J.K. McKee of Messianic Apologetics reviews how Jeremiah 31:31-34 and Ezekiel 36:25-27 play a significant role, in understanding the background of Paul’s remarks in 2 Corinthians 3 regarding the New Covenant. Part 2 of 2, addressing 2 Corinthians 3:7-18.
J.K. McKee of Messianic Apologetics reviews how Jeremiah 31:31-34 and Ezekiel 36:25-27 play a significant role, in understanding the background of Paul’s remarks in 2 Corinthians 3 regarding the New Covenant. Part 1 of 2, addressing 2 Corinthians 3:1-6.
J.K. McKee of Messianic Apologetics reviews what the New Covenant actually is from the Holy Scriptures, addressing: the bondwoman of Galatians 4, the ministry of death and ministry of the Spirit in 2 Corinthians 3, the issue of the “renewed” covenant popular in many Messianic sectors, and changes present in the post-resurrection era of New Covenant. Part 3 of 3.
J.K. McKee of Messianic Apologetics reviews what the New Covenant actually is from the Holy Scriptures, addressing: Hebrews 8:7-13; 10:14-18. Part 2 of 3.
J.K. McKee of Messianic Apologetics reviews what the New Covenant actually is from the Holy Scriptures, addressing: Jeremiah 31:31-34; Ezekiel 36:25-27; Romans 11:26-27. Part 1 of 3.
J.K. McKee, theologian, author, and editor of Messianic Apologetics, joins us to talk about his testimony, the validity of the Torah, what the phrase “Under the Law” means in Scripture, the New Covenant, and the Book of Galatians.
“Are we beginning to commend ourselves again? Or do we need, as some, letters of commendation to you or from you? You are our letter, written in our hearts, known and read by all men; being manifested that you are a letter of Messiah, cared for by us, written not with ink but with the Spirit of the living God, not on tablets of stone but on tablets of human hearts. Such confidence we have through Messiah toward God. Not that we are adequate in ourselves to consider anything as coming from ourselves, but our adequacy is from God, who also made us adequate as servants of a new covenant, not of the letter but of the Spirit; for the letter kills, but the Spirit gives life. But if the ministry of death, in letters engraved on stones, came with glory, so that the sons of Israel could not look intently at the face of Moses because of the glory of his face, fading as it was, how will the ministry of the Spirit fail to be even more with glory? For if the ministry of condemnation has glory, much more does the ministry of righteousness abound in glory. For indeed what had glory, in this case has no glory because of the glory that surpasses it. For if that which fades away was with glory, much more that which remains is in glory. Therefore having such a hope, we use great boldness in our speech, and are not like Moses, who used to put a veil over his face so that the sons of Israel would not look intently at the end of what was fading away. But their minds were hardened; for until this very day at the reading of the old covenant the same veil remains unlifted, because it is removed in Messiah. But to this day whenever Moses is read, a veil lies over their heart; but whenever a person turns to the Lord, the veil is taken away. Now the Lord is the Spirit, and where the Spirit of the Lord is, there is liberty. But we all, with unveiled face, beholding as in a mirror the glory of the Lord, are being transformed into the same image from glory to glory, just as from the Lord, the Spirit” (NASU).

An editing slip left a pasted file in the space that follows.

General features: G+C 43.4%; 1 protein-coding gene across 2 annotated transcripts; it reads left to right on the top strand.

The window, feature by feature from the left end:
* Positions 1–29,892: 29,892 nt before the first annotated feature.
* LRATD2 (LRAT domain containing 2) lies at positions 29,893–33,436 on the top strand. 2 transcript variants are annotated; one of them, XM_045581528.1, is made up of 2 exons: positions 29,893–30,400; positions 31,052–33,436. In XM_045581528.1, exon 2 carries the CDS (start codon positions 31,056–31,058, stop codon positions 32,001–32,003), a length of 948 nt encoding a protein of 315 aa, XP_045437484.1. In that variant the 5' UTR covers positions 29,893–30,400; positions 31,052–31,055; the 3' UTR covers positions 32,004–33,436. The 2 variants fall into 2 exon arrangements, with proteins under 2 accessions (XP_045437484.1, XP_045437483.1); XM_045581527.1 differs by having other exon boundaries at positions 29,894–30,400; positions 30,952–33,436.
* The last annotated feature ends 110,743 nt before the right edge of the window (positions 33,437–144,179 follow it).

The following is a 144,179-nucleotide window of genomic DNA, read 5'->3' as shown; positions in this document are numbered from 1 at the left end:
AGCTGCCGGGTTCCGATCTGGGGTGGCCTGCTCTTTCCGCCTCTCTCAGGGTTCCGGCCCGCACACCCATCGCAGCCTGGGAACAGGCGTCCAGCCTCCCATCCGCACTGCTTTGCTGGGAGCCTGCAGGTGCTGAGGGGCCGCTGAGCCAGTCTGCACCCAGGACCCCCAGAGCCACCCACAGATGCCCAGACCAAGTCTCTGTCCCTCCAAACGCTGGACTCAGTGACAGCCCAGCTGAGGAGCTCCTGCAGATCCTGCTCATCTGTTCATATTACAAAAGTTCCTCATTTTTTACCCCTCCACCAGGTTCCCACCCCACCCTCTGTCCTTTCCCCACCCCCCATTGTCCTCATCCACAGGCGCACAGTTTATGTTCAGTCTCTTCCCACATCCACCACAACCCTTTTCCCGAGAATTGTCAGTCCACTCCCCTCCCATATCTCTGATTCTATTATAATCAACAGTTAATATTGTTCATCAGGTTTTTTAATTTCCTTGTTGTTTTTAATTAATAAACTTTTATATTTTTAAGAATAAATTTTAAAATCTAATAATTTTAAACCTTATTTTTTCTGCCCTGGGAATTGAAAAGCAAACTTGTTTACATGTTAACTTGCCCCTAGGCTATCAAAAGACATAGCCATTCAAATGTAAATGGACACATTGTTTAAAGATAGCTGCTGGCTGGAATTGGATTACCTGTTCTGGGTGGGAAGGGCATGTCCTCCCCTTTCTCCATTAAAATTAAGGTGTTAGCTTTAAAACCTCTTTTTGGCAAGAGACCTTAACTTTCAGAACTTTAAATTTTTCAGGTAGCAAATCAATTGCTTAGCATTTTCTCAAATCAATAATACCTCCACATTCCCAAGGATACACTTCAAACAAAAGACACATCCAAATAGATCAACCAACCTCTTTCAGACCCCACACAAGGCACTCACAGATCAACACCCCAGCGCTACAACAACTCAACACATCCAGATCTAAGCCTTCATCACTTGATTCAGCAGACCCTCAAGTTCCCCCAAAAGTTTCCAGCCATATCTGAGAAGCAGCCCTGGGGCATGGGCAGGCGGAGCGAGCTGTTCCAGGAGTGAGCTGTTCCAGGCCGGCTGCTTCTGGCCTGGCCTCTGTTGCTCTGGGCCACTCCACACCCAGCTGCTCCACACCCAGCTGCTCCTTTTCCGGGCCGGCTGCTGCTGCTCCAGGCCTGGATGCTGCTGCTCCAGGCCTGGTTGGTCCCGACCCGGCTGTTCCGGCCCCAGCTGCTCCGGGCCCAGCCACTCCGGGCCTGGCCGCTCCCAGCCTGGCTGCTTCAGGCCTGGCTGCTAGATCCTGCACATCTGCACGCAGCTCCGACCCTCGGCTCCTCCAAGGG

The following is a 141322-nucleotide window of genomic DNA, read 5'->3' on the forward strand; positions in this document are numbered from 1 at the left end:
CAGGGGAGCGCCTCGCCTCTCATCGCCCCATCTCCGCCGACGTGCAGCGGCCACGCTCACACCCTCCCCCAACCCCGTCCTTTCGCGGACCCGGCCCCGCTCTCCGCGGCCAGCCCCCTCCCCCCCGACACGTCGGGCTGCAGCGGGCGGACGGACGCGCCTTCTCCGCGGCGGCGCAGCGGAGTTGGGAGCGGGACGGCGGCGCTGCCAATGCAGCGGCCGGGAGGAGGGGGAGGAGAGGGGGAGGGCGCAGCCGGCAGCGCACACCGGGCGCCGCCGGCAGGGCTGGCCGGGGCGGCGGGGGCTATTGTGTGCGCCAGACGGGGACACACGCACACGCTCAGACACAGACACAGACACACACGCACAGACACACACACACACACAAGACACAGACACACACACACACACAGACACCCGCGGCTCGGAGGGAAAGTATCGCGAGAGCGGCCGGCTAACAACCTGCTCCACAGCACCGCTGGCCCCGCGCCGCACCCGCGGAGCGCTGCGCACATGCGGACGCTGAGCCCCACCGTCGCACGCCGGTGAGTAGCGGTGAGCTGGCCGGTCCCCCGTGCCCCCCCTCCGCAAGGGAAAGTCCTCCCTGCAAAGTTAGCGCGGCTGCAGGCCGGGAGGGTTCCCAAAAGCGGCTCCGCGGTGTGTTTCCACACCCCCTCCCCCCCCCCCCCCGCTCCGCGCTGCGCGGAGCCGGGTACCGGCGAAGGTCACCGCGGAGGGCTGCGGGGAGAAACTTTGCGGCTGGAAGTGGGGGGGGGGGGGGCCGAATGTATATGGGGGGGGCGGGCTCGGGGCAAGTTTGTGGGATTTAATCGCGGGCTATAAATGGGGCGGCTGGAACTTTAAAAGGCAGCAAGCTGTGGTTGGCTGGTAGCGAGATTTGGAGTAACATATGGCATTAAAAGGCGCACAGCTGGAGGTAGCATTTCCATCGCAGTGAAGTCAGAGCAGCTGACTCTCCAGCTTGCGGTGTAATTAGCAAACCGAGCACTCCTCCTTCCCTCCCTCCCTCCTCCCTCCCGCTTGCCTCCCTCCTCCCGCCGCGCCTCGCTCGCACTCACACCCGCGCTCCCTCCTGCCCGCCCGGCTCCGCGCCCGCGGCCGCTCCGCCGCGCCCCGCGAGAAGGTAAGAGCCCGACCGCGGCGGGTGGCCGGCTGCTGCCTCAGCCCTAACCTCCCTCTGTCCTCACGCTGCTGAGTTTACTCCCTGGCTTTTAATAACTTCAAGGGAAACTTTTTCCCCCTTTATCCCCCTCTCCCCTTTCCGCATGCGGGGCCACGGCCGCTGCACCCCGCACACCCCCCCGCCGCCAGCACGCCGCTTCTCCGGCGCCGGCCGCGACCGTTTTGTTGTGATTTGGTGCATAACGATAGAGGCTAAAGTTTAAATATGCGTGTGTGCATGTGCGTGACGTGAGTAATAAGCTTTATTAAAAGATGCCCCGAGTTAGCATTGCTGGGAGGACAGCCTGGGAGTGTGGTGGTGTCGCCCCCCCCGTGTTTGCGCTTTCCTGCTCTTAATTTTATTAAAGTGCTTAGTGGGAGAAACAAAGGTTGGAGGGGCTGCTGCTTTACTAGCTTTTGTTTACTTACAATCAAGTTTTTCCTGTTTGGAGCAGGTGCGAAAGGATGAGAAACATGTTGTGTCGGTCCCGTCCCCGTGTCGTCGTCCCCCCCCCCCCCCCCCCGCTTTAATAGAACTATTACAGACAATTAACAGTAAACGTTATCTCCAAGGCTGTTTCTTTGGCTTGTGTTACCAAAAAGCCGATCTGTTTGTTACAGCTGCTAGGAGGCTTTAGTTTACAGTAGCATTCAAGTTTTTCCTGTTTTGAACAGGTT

Not enough evangelical Christians today are familiar with the fact that the expectation of the New Covenant, as it is commonly called, is something rooted within some distinct prophecies of the Hebrew Bible or Tanach.